Social Networks and Political Campaigns. A Case from Romania

Social Networks and Political Campaigns. A Case from Romania
Social Networks and Political Campaigns. A Case from Romania

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1. Abstract

2. Introduction

3. Literature review

4. Objectives and methodology

5. Findings

6. Discussions and implications


1. Abstract 

More and more researchers focus on the role of social networks in election campaigns. In this paper, we take a look at the 2016 Romanian parliamentary elections, in order to analyse the online campaign on Facebook of one of the most popular Romanian parties, USR. With the help of content analysis, this study aims at shedding some light into the use of social networks in an emerging democracy like Romania. Using both a priori and emergent coding, we take a look at the content of the posts, the use of multimedia elements and the online reactions each post generated. Our findings indicate that USR’s online communication focuses on presenting its candidates, while properly integrating multimedia elements to reach to their voters.


2. Introduction  

For more than a decade now. the Internet has become a new source of information and expression, providing an inexpensive way to communicate worldwide. The surprising evolution of the internet caught the attention of political actors, who started to incorporate this new medium into their campaigns (Williams & Gulati, 2007; Wattal, Schuff, Mandviwalla, & Williams, 2010; Towner & Dulio, 2011). Although the information on the Internet is vast and sometimes hard to manage, the Internet is democratizing the political systems. Thus, the concept of mass communication has been changed and communication, in its true etymological meaning, is now possible (Williams & Gulati, 2007). Communication is now universal, omnipresent and free, although problems as lack of truthfulness, authenticity of sources, quality of content, intellectual property rights cannot be ignored. The use of social networks in the political sphere has its origin in the triumph of Barack Obama (Cogburn & Espinoza-Vasquez, 2011; Sweetser & Lariscy, 2008; Vaccari 2010; Woolley, Limperos, & Oliver, 2010). Obama’s campaign, based on online and viral marketing, was the first campaign in the history to segregate the social media department (also called technological) within the communication department, to make it a new, independent department (Robertson, Vatrapu, & Medina, 2010; Towner & Dulio, 2011).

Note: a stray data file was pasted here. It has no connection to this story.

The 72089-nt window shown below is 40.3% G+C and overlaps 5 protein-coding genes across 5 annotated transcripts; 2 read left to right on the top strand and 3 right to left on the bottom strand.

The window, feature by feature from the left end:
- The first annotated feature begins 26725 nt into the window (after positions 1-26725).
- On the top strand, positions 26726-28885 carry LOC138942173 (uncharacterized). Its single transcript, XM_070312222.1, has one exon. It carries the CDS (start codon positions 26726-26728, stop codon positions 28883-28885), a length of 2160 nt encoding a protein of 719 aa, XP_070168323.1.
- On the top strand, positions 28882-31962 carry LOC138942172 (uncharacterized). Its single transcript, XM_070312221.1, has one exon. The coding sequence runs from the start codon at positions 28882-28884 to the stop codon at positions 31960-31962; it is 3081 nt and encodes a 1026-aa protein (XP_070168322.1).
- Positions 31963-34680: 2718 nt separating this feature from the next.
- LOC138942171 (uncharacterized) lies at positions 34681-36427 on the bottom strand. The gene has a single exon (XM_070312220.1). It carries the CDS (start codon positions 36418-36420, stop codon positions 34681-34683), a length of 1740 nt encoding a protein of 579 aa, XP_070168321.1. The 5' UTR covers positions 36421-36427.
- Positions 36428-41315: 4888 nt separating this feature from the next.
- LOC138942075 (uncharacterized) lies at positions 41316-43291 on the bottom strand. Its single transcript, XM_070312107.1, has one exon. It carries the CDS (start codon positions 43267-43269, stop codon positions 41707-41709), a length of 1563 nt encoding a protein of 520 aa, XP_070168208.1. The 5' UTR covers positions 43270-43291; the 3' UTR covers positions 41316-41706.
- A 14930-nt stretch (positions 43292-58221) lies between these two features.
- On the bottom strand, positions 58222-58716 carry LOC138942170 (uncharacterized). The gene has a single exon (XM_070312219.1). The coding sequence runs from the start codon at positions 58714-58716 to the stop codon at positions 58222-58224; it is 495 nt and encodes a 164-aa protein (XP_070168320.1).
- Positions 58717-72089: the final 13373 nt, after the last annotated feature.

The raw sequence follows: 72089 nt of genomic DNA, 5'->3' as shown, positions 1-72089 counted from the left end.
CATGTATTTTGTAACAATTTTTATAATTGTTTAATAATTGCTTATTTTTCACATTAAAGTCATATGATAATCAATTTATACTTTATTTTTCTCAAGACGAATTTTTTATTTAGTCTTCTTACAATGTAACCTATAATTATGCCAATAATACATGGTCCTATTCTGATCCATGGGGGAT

In Romania, social networks started to be used in 2008, but it was not until 2012 elections that political actors integrated them properly in their communication strategy. The case of 2014 presidential elections, together with the 2016 parliamentary elections show that social networks (especially Facebook when it comes to Romania) are valuable means of interacting with the voters.